California's Supreme Court called out Apple for hypocrisy in its characterization of the iPhone as unnecessary for its own employees

Court rules Apple must pay California workers during bag checks

The California Supreme Court ruled on Thursday that Apple must pay employees for time spent waiting for their bags and personal electronic devices to be searched when they leave work.

The decision means that the tech giant will have to pay millions of dollars to more than 12,000 hourly workers at California retail stores who fall under the mandatory bag-search policy.

According to court documents, Apple employees are required to clock out before submitting to an exit search which can take from five to 20 minutes.

On the busiest days, employees say the wait time can be as long as 45 minutes. Those who refuse to have their belongings searched are subject to discipline, including termination.

A lower court had previously sided with Apple, ruling that time spent by employees waiting for the exit searches cannot be considered "hours worked" under California law.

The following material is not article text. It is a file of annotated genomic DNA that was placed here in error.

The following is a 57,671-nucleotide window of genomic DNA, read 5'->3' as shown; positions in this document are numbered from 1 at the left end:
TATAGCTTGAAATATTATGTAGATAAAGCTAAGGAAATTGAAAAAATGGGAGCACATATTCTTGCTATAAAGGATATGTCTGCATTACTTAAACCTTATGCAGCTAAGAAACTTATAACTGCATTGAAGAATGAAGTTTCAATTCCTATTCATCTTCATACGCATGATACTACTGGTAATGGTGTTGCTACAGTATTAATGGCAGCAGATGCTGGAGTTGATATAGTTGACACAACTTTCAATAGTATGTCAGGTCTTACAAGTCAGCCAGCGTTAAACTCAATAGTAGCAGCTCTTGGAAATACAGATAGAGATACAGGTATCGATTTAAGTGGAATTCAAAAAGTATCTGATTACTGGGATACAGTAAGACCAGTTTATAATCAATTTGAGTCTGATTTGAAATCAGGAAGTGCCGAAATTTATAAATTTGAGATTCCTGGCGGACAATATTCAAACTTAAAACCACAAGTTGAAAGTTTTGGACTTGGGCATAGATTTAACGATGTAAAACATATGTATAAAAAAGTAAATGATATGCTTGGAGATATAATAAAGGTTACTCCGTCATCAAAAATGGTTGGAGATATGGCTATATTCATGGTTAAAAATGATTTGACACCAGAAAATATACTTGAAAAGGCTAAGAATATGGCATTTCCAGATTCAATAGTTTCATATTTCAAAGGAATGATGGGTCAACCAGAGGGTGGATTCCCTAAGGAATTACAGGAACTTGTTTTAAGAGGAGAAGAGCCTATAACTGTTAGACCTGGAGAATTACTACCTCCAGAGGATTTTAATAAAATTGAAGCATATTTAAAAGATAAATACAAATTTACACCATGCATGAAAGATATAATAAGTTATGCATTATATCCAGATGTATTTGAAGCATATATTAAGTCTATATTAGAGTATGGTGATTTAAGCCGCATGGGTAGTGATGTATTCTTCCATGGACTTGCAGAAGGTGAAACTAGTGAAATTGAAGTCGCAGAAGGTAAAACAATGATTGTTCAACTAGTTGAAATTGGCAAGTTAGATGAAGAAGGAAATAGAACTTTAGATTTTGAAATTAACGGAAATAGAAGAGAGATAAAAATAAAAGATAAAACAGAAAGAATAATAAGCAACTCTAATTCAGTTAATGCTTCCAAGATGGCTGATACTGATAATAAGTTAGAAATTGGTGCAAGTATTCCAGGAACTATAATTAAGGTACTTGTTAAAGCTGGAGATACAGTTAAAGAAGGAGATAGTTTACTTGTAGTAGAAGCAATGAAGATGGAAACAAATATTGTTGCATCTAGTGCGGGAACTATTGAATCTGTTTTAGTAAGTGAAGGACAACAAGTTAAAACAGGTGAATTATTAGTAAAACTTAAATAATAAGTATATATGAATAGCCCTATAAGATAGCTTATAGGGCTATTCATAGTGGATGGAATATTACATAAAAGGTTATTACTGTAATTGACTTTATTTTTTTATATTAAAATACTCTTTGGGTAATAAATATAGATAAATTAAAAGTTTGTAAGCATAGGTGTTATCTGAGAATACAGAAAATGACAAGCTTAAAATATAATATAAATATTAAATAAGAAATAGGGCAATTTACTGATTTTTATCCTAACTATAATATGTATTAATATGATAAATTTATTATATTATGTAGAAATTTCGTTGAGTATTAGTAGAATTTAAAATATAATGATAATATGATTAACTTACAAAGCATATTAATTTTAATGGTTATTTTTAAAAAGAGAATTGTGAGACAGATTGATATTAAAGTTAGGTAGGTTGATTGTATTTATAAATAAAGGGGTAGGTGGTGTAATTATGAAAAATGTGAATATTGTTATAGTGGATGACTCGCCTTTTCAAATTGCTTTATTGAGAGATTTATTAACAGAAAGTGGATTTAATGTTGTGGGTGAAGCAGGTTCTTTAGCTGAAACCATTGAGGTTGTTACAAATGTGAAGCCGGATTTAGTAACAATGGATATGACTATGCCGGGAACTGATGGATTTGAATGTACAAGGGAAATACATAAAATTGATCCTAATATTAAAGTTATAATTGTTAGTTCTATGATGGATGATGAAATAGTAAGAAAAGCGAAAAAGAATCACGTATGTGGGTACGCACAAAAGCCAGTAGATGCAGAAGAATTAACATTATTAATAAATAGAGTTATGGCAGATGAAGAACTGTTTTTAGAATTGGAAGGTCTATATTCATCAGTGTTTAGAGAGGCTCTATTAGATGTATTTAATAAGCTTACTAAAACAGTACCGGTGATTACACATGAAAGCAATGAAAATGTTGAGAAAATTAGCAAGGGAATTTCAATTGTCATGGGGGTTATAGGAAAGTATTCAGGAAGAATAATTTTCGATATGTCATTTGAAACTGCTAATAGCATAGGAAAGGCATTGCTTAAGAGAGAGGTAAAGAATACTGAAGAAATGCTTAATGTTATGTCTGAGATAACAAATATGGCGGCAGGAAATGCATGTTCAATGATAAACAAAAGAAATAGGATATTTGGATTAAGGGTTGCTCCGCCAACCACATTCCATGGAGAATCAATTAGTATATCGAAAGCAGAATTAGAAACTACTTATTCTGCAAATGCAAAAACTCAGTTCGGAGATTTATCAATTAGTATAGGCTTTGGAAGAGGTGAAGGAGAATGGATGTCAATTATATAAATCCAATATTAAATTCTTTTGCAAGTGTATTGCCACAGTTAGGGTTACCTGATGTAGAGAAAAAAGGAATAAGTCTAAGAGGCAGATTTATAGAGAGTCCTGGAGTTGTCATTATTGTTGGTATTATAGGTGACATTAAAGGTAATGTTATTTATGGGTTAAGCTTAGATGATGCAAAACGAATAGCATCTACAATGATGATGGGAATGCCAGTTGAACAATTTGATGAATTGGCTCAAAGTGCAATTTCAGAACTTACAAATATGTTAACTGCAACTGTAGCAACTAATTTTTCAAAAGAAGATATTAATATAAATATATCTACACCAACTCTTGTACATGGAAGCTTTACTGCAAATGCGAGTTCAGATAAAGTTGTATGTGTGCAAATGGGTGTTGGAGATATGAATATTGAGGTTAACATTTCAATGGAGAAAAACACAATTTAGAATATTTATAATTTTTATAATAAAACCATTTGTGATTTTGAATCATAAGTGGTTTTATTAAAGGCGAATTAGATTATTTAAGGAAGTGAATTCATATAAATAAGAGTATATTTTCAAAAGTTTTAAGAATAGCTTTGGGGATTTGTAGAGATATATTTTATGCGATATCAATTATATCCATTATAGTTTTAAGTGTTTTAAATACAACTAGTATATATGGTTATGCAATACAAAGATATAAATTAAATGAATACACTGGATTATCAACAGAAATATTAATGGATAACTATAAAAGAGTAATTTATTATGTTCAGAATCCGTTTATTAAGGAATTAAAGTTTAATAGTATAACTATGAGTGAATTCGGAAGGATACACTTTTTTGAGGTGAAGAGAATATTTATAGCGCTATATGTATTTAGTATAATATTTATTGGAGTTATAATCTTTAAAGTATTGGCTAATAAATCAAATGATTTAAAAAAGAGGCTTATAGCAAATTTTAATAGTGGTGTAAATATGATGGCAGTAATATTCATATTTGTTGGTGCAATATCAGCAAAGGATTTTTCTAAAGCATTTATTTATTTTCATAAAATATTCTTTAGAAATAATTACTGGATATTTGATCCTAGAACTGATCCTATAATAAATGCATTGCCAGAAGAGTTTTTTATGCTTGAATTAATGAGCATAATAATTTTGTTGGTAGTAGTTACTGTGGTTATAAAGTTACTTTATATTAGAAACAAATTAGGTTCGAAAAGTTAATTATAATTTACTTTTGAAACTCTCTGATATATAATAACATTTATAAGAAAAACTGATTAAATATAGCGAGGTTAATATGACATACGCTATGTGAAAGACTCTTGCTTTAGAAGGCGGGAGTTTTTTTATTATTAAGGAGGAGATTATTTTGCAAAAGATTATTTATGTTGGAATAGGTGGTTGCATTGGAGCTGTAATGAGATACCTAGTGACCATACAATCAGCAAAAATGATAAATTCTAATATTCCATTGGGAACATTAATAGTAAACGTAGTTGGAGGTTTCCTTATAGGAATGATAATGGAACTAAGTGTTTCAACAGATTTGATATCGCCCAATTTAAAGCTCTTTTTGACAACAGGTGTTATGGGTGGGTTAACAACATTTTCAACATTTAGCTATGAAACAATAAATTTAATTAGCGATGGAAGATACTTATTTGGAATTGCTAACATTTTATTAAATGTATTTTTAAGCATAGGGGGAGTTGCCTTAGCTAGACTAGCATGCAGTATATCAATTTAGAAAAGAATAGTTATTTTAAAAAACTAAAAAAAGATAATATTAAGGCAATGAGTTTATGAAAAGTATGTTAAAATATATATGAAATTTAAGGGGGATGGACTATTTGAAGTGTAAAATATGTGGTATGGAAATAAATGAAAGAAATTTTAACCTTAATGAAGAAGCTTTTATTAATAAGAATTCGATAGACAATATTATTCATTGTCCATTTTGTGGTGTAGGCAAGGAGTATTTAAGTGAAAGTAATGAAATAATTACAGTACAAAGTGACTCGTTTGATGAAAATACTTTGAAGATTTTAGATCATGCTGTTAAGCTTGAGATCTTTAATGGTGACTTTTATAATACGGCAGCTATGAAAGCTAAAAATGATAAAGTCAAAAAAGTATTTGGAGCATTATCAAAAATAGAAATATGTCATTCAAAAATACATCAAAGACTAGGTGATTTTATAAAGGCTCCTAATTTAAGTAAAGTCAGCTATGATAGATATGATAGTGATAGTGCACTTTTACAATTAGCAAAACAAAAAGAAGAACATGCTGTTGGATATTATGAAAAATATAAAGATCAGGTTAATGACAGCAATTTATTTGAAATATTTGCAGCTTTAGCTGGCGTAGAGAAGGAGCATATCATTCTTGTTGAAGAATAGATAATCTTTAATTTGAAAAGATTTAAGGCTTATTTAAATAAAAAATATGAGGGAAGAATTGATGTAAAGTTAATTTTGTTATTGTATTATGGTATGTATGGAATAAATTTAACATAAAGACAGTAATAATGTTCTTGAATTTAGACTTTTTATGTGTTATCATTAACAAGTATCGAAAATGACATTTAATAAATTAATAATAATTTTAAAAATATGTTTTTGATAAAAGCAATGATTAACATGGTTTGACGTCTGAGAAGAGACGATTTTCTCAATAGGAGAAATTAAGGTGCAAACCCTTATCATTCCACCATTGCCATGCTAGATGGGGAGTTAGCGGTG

The plaintiffs escalated the case to the Ninth Circuit Court of Appeals which asked the Supreme Court to address the state law issue.

The state's high court in its decision issued on Thursday rejected Apple's argument that its employees could easily avoid a search by choosing not to bring a bag or iPhone to work.

Quoting from a US Supreme Court decision, it noted that cell phones are "now such a pervasive and insistent part of daily life that the proverbial visitor from Mars might conclude they were an important feature of human anatomy."

"The irony and inconsistency of Apple's argument must be noted," the court added.

"Its characterization of the iPhone as unnecessary for its own employees is directly at odds with its description of the iPhone as an 'integrated and integral' part of the lives of everyone else."

Apple representatives could not immediately be reached for comment on the ruling.

The Apple case is the third the state high court has considered in recent years as related to minimum wage and time during which workers are under employers' control.

In 2018, the court ruled that Starbucks has to pay for off-the-clock work—such as going through the checklist for closing the store—that can last a few seconds or minutes past someone's shift.